Does having IBS affect my weight?
Published on 21 December 2022
IBS can be a painful and lifelong condition, but it is manageable, and a low FODMAP diet may be the answer.
Irritable bowel syndrome (IBS) is a condition of the digestive system that can affect one’s quality of life. The symptoms are quite varied, and common ones include bloating, trapped wind, diarrhoea, constipation, and stomach pain. Some individuals may also experience tiredness, poor appetite or a headache.
Is IBS curable?
Unfortunately, experts remain unclear as to what causes IBS, and there is no one specific treatment or cure for the condition. However, most patients with IBS usually associate their symptoms with certain foods that they have eaten. Therefore, finding out what foods trigger your symptoms and removing them from your diet can be an effective way to manage the condition.
IBS and weight loss or gain
There is a common misconception that IBS causes weight loss. “IBS does not cause weight loss directly, but weight changes often occur in response to certain dietary or lifestyle modifications that a person makes to manage their symptoms,” Ms Lynette Goh, Principal Dietitian, National University Polyclinics (NUP), explained.
For example, some people might experience abdominal cramping to the point that it causes them to reduce their food intake, for fear of triggering IBS. Others may avoid certain foods, or cut down on the amount they eat, resulting in a lower than usual calorie intake.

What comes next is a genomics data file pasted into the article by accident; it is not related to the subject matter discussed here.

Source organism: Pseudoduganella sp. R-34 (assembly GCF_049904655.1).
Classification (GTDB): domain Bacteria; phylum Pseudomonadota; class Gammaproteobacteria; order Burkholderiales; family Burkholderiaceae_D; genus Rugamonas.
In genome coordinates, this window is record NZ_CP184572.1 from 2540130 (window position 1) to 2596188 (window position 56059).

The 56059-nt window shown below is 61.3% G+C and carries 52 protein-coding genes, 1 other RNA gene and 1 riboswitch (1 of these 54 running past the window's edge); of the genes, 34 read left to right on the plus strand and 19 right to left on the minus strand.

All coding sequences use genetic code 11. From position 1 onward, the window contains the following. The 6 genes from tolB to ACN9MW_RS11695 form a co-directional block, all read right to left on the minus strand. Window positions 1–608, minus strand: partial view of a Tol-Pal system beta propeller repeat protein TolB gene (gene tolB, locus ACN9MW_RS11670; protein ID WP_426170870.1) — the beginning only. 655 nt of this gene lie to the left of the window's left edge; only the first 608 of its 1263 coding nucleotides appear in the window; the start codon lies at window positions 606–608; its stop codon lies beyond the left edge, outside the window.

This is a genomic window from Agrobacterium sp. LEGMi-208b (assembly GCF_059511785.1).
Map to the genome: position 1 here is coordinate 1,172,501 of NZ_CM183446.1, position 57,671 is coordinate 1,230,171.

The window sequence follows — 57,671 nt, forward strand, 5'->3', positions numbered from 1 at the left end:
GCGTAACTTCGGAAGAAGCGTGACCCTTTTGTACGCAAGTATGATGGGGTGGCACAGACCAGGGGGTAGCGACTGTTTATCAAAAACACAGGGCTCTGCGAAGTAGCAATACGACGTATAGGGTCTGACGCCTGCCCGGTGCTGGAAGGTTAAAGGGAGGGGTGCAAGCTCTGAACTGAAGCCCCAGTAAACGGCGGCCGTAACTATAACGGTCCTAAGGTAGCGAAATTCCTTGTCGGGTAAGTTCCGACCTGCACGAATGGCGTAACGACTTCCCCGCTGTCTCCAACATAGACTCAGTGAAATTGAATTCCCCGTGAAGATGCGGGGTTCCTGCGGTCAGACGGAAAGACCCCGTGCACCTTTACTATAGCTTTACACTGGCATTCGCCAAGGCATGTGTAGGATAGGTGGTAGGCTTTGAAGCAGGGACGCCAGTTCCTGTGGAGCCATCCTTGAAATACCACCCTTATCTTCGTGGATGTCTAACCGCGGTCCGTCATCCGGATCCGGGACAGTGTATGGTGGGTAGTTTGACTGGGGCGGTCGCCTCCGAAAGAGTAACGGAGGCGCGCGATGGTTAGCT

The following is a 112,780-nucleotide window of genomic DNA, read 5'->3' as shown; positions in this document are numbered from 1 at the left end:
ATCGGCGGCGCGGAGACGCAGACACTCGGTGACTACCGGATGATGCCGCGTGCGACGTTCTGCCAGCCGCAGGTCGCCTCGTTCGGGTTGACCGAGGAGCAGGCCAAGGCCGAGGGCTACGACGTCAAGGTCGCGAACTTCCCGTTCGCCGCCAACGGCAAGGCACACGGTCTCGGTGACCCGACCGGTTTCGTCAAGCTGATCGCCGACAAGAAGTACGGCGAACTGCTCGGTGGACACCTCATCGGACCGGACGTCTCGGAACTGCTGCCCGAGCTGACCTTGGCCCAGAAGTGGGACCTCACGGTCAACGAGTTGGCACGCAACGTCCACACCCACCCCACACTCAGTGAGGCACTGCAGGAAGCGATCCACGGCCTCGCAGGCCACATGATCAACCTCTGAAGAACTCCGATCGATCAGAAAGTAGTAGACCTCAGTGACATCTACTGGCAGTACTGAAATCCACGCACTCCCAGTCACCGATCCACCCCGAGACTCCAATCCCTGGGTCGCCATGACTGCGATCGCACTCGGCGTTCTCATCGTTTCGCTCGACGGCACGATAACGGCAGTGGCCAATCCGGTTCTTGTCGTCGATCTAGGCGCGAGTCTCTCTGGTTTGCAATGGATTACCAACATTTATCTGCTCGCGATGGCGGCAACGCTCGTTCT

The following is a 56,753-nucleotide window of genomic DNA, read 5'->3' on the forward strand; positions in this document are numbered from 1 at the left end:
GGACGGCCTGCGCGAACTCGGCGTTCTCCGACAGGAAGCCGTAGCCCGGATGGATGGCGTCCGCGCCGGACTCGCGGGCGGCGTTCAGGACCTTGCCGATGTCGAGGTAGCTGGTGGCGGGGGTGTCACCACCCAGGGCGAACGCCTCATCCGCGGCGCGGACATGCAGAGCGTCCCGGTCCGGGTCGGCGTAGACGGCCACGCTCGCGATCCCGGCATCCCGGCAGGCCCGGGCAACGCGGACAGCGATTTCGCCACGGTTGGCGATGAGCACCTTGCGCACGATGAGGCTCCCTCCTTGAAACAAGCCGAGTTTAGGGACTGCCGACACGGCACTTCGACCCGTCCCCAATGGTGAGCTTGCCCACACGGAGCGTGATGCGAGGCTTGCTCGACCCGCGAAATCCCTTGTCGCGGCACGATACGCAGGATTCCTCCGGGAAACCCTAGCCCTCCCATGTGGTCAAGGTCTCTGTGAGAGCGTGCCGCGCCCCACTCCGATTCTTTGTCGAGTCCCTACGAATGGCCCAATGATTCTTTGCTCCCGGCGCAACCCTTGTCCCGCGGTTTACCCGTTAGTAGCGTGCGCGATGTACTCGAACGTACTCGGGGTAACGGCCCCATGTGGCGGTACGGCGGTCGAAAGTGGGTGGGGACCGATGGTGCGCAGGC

Expert tips to manage diet and symptoms
If you find yourself struggling with your weight due to IBS, Ms Ng Su Yi, Senior Dietitian, NUP suggests the following ways to help manage the problem.
Have small, regular meals
Skipping meals may cause you to miss out on nutrients that your body needs. If you are unable to tolerate three full meals, try having five to six small meals and snacks throughout the day instead.
Cut down on fat and oil
This may help to reduce the severity of the symptoms. It is best to avoid processed meat, fatty meat, fried foods and foods prepared with a lot of oil or fat. Instead, eat lean meat, fish, and poultry without skin. Do not add extra gravy to your food. For bread, choose healthy spreads such as soft margarine and nut butters.
Fibre is necessary
It is best to adjust the amount of fibre you take according to your symptoms. If you have constipation, try to include foods high in fibre. Conversely, avoid high-fibre foods if you have diarrhoea. High-fibre foods include fruit, vegetables, whole-grain bread, oats, brown rice, seeds and nuts.
Water, water, water
Drink at least eight cups of water daily. Drinking enough water can help prevent constipation and prevent dehydration, which is especially important if you have diarrhoea.
Preventing gas and bloating
Foods that increase gas and bloating include broccoli, brussel sprouts, cabbage, cauliflower, corn, leeks, onions, beans and peas. Avoid eating these if possible.
Some people will find that they are unable to tolerate foods or beverages which are acidic, spicy, caffeinated, carbonated, or with mint, so it is best to cut down on these items.
Include probiotics in your diet
Probiotics are “good” bacteria that can help to balance the gut. Besides probiotic supplements, probiotics can be found in natural foods such as certain milk drinks, yoghurt and kefir. However, do note that even though probiotics may be useful in improving IBS symptoms, they may not work for everyone.